The New York Times recently talked to Jessica Nusbaum, a woman in Wrightsville, Pennsylvania, who said, “I think right now there’s still not going to be a female president, unfortunately. Right now I think we kind of — not regressed, but looked to the past. ... Women should still run, even if they keep failing.”
Warren herself has said she faced those well-intentioned doubts when she was first considering a run for the Senate in 2011. And they came from people who were placing “friendly calls.”
“That was … the saddest part, the most infuriating part about these calls; they came from people who wanted to be kind but wanted to make sure that I understood the hard reality of America,” she told journalist Rebecca Traister in 2018.
These sorts of perceptions and doubts have real-life effects on whether women run for political office.
Jennifer Lawless is a political science professor at the University of Virginia who co-authored a 2016 book that examined female candidates and the biases they face. Lawless found that the perception of sexism in the electoral arena at the congressional level was widespread.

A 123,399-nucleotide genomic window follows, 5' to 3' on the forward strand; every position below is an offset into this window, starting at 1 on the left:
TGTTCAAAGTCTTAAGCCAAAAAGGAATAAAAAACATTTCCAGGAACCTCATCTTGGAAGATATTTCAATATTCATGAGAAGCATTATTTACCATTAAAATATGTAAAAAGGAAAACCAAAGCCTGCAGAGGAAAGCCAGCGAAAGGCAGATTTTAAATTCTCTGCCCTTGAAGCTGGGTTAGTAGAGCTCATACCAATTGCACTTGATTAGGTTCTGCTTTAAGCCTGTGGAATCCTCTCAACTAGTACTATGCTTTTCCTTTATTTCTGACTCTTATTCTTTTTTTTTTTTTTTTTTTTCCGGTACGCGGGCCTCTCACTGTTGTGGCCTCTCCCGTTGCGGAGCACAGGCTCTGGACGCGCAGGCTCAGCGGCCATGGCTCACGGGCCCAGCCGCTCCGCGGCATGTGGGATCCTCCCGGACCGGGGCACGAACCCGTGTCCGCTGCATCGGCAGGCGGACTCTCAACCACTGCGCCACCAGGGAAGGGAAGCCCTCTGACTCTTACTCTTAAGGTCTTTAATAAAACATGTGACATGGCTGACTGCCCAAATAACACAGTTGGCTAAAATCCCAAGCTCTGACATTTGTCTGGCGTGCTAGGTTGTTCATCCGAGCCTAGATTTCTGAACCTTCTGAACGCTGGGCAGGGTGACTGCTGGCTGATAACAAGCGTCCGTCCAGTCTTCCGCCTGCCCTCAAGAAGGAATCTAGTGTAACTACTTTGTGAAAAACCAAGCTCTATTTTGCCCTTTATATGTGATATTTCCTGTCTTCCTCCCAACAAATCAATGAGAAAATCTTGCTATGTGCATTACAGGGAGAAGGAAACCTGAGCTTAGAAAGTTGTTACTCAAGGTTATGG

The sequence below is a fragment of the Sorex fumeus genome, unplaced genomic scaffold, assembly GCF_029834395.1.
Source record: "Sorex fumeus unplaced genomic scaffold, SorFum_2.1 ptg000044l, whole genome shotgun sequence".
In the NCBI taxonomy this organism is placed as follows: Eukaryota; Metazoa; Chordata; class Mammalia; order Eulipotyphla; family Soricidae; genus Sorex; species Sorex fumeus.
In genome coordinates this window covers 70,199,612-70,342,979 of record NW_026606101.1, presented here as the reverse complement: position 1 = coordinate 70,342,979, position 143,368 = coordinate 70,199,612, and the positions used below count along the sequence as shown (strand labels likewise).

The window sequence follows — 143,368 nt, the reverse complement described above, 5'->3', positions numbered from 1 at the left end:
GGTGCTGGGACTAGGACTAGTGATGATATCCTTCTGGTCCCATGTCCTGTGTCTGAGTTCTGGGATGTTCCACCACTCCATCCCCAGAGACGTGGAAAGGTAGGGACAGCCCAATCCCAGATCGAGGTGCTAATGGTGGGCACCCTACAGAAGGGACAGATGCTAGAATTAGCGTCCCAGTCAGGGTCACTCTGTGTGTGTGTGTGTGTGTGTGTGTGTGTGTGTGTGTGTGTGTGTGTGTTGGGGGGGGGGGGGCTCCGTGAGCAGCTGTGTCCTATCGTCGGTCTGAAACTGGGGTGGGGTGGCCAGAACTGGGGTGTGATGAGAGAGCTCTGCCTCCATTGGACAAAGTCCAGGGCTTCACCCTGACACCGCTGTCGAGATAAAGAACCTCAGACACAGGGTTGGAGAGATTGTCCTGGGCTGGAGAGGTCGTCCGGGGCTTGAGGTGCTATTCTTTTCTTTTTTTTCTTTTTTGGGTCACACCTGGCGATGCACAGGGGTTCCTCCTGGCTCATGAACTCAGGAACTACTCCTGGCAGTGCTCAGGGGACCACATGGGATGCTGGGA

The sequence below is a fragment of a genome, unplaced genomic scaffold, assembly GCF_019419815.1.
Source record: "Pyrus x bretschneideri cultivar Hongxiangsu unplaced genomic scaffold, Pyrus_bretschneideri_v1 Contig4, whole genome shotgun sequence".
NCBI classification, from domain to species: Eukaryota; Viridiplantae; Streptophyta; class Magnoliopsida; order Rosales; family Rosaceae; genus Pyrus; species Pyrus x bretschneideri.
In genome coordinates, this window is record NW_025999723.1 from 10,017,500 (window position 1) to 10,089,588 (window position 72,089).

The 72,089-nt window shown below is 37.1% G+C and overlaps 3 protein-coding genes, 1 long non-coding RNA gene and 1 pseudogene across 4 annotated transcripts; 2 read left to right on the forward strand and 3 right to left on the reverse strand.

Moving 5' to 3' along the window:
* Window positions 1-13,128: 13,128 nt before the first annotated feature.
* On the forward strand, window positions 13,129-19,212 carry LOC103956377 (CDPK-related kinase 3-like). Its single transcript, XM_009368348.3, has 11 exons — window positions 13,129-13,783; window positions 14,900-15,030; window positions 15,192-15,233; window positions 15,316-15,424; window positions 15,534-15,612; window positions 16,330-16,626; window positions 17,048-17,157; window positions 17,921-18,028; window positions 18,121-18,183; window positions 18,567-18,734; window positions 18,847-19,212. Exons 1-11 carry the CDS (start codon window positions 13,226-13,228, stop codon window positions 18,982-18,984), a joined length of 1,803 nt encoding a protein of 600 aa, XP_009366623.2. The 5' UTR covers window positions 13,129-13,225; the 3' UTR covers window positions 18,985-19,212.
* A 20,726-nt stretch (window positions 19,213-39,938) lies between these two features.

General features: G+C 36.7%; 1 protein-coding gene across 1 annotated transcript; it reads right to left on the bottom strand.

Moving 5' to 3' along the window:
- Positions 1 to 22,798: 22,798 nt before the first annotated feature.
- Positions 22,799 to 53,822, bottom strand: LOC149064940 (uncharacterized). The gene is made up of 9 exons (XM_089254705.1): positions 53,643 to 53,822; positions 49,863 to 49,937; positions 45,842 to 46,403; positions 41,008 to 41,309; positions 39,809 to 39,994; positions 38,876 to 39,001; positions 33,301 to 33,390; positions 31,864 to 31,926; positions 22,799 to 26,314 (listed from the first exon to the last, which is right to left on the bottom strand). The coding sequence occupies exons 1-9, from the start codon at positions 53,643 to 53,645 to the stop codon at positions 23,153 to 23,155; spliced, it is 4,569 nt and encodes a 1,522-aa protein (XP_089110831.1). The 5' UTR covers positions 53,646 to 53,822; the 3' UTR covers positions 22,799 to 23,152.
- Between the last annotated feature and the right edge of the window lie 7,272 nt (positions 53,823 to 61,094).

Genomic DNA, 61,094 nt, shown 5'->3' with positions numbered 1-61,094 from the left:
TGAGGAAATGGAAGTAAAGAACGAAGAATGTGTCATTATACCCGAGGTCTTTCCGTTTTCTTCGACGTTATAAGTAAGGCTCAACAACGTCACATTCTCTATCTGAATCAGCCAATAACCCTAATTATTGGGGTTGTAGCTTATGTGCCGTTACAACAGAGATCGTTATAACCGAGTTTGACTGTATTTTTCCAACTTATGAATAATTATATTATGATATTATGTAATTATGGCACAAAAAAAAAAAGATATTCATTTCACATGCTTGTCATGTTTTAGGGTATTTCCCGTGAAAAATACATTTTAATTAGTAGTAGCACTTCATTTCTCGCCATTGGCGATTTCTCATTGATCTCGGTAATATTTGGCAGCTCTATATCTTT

“You had more than 50% of voters believe that a woman couldn’t win an election, couldn’t raise as much money, faced higher standards on the campaign trail. And as a result, female candidates think that they need to be more qualified than the men against whom they compete,” Lawless said.
If that’s the uneven playing field women are looking at, she said, “then that’s certainly a rational reason to say, ‘You know what? I’m going to sit it out.’”
In reality, women raise just as much money and are just as likely to win as men.
Jess McIntosh, who has worked on the Clinton campaign and with EMILY’s List, said that even in the progressive movement, she’s heard men express doubts that women can win.
“It’s just an unwillingness to step out of the way or share power with a bigger pool. I don’t want to believe that about Sanders (or Biden), but it’s very convenient to define ‘electable’ as ‘someone who looks exactly like me,’” she said in an email.